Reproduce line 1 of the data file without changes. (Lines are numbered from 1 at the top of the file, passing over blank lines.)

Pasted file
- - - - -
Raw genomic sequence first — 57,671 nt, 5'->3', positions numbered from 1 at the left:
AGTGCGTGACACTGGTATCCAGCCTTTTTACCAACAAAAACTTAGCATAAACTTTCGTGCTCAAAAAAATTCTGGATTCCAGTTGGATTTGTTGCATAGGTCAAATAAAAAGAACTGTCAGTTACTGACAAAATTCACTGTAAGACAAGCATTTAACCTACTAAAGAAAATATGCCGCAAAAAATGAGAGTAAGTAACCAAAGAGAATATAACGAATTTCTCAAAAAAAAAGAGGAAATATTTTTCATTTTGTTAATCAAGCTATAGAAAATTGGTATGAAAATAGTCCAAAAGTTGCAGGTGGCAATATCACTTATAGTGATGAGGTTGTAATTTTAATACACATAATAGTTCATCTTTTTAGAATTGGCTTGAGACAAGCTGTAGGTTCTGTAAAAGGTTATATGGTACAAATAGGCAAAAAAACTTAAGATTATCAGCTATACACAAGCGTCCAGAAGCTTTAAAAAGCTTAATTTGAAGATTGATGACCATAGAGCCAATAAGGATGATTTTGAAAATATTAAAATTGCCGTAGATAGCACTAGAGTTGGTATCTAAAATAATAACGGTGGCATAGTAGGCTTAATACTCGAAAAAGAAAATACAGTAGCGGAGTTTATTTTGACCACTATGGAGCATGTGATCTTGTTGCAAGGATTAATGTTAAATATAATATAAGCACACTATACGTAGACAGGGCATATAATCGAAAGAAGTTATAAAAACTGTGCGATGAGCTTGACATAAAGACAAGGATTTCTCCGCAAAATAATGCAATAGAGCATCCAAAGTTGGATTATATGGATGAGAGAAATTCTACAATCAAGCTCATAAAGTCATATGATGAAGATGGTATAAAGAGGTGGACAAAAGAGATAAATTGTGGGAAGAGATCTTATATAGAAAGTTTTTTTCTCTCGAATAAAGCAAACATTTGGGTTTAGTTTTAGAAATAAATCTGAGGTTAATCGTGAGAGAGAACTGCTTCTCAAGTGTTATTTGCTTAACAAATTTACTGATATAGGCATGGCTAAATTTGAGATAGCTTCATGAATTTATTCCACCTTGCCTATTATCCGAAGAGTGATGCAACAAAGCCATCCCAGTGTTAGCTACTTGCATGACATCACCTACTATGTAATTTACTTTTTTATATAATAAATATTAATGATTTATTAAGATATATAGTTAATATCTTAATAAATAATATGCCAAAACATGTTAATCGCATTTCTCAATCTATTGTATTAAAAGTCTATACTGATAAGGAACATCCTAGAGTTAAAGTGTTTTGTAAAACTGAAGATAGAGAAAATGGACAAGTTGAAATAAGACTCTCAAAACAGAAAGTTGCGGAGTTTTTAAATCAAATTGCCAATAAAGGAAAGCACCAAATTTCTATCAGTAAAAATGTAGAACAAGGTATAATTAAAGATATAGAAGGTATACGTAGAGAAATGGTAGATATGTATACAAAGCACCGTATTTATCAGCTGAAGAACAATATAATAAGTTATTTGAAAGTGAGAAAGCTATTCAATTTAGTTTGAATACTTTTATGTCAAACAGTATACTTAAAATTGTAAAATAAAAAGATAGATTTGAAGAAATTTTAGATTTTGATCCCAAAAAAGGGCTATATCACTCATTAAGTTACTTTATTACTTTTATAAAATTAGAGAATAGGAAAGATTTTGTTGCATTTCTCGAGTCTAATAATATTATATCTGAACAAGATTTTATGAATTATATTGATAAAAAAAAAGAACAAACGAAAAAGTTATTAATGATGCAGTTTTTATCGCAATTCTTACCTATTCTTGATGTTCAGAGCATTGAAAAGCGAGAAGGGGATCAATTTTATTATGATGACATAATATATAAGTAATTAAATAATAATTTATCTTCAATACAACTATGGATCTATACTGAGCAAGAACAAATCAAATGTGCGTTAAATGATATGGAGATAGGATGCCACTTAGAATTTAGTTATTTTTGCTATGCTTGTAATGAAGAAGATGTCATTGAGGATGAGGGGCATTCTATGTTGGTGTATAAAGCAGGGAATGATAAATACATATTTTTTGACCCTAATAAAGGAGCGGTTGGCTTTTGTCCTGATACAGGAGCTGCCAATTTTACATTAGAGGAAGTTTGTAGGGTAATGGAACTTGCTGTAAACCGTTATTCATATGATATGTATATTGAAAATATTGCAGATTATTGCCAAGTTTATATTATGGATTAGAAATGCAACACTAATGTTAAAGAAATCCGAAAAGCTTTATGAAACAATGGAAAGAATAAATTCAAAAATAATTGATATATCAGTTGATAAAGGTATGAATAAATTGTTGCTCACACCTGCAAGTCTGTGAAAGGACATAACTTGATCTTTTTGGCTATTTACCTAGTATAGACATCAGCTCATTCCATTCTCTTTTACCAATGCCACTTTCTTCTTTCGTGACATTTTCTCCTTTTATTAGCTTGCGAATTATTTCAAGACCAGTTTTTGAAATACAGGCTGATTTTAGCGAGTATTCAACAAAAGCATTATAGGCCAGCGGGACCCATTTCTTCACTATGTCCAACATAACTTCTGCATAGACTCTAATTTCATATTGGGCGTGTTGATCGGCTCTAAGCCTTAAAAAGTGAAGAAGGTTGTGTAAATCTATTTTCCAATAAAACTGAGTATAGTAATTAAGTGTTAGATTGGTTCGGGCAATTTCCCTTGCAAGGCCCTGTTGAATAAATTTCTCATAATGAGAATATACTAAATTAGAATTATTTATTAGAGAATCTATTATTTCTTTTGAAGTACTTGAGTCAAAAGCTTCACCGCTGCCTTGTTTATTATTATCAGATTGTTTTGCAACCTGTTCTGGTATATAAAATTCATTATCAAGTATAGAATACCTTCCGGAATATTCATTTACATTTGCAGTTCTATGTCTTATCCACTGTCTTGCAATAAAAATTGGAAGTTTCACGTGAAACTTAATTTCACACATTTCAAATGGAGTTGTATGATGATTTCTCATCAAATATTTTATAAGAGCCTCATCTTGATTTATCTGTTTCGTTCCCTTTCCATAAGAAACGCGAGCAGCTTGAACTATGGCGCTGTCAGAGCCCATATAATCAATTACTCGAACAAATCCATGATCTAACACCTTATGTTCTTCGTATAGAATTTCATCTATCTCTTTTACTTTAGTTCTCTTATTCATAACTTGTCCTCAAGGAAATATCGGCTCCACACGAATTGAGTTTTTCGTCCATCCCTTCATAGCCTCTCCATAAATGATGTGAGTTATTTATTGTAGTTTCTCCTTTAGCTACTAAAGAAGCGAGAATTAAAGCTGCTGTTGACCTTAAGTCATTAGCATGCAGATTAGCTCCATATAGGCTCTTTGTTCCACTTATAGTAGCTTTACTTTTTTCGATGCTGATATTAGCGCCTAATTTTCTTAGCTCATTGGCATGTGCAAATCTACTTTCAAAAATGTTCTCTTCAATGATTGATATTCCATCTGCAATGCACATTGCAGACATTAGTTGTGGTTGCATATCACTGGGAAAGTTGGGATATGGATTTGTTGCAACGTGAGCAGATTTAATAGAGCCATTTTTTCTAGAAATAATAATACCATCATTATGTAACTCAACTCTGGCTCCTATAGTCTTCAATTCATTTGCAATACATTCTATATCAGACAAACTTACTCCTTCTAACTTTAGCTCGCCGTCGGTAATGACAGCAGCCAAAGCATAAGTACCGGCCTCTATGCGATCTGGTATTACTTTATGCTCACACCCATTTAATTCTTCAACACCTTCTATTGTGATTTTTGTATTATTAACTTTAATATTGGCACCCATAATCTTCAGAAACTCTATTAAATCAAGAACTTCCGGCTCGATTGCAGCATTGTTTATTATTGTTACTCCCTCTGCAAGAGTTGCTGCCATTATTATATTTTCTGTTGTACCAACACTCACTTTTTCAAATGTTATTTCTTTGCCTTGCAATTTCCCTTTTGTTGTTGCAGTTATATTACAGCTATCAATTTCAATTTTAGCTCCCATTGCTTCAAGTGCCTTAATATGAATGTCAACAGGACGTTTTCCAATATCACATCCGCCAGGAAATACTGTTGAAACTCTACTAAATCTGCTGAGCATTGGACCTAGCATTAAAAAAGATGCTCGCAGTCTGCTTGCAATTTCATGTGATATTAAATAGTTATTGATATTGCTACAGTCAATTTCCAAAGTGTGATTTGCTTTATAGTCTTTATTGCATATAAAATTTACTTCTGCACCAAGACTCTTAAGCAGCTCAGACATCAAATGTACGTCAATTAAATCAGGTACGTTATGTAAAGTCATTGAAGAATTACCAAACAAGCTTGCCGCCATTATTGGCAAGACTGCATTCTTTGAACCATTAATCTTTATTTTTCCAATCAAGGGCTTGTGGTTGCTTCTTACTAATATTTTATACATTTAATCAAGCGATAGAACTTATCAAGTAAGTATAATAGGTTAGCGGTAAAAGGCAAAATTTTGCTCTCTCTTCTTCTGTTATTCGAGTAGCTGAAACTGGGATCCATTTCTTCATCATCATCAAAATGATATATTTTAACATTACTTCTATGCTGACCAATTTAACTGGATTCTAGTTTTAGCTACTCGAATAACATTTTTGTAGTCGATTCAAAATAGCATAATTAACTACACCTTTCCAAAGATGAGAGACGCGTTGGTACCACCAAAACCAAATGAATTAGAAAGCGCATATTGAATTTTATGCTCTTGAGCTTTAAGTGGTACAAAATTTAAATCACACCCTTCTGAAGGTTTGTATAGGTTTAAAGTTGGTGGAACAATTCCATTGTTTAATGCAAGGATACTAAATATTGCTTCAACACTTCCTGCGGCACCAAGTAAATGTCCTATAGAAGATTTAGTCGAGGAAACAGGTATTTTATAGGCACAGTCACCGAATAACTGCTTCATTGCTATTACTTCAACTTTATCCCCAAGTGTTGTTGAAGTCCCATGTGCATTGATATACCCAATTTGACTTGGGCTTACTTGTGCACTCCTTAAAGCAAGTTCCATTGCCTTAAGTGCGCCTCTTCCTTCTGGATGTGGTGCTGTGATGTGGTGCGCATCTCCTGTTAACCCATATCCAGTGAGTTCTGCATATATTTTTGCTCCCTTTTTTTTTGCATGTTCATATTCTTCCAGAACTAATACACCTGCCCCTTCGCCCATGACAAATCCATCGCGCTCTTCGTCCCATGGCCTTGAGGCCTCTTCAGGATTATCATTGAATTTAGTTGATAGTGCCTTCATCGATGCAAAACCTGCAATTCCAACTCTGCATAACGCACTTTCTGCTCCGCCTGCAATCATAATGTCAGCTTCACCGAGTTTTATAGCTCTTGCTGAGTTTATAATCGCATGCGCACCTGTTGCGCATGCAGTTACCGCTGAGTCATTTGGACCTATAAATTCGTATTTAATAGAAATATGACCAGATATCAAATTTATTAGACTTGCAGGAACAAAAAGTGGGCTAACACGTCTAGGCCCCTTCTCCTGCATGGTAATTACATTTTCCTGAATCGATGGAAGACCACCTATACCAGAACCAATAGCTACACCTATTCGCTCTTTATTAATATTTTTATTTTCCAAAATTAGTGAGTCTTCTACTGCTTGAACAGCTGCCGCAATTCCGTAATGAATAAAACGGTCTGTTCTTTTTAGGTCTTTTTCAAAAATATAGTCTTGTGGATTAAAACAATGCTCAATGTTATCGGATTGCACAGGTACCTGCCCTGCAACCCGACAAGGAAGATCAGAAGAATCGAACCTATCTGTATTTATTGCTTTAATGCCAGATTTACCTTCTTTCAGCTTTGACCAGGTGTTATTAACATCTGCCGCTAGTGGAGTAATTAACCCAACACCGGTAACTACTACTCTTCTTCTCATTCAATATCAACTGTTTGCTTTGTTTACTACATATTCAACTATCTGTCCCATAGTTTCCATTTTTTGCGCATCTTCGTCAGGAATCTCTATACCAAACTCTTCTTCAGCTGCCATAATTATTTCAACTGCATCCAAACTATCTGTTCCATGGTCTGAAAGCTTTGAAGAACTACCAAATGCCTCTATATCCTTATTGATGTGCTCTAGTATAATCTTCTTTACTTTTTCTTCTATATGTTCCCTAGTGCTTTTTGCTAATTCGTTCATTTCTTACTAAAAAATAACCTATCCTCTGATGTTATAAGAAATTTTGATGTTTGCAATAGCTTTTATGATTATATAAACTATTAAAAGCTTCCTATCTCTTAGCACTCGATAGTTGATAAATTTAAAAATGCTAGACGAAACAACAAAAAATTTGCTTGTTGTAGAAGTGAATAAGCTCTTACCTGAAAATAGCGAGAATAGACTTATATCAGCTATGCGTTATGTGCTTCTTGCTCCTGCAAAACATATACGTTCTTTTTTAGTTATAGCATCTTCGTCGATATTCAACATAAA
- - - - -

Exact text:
Raw genomic sequence first — 57,671 nt, 5'->3', positions numbered from 1 at the left: